Health- Again, this is another area where Boxers have a bad reputation in. Boxers are notorious for having hip and elbow displaysia, among other problems. However, it is worth noting, that a reputable breeder will breed only those dogs that have a clean bill of health in this area. Among the German breeding standards, there are different ratings for hips and elbows. The dogs that are bred will have only the highest standard for their hips and elbows. Careful breeding like this will prevent puppies from developing hip and elbow displaysia. While you may not know about the background of a shelter dog, if you decide to go through a breeder, it is important to know that they are reputable, and not breeding dogs that have sub-standard hip/elbows. In addition, as with any dog, you need to prepare for veterinary bills. From routine shots, yearly heartworm medication, and any other illnesses or injuries, you need to be prepared to take care of your dog’s medical expenses. Also, if you’re feeding them quality dog food, then they’re going to be much healthier. We always recommend getting them the best dog food for boxers, as recommended by DogProductPicker.com. This will ensure that they live happily, and healthily, ever-after.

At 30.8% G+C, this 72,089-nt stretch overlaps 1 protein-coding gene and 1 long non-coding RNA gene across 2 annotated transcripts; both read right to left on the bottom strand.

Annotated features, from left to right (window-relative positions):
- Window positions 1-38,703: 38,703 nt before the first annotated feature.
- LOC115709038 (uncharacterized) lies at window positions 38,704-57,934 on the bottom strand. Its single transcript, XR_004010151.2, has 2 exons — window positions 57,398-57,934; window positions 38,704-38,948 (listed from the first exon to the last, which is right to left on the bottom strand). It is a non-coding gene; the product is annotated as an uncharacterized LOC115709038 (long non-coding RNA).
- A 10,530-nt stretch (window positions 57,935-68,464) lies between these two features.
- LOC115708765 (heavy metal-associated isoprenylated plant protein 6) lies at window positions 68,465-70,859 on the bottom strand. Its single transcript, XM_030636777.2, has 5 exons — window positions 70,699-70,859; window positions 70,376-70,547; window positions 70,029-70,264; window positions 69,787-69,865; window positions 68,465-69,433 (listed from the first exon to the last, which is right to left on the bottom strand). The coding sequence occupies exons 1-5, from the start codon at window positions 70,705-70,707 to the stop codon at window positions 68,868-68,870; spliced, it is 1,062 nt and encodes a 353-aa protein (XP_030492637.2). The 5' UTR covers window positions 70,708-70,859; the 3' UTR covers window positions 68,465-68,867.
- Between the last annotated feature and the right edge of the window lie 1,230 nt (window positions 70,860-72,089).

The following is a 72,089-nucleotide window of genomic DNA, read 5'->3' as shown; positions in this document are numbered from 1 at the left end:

A Boxer is a great, loyal, and energetic dog. They often make fantastic family dogs, and can provide a wealth of companionship. However, before deciding if a Boxer is right for you, you need to decide if you can provide for all of their needs. In addition, if you decide to buy your Boxer from a breeder, you need to know that they are a reputable breeder. A reputable breeder will allow you to see the grounds, the mother of the litter, tell you how the puppies have been handled to ensure proper socialization, and be able to provide evidence of healthy hips and elbows. A backyard breeder, while not a puppy mill, may not be as knowledgeable, and may unknowingly breed dogs with displaysia, and may not be able to tell you how they handle their puppies to ensure proper socialization. On the other end, you have a puppy mills. They often have overcrowded and deplorable conditions for the dogs. They do not give consideration for the health of the mother or puppies, and are only looking for a profit. Health conditions and expenses are often a result. I would recommend to get your Boxer from a shelter, or a reputable breeder.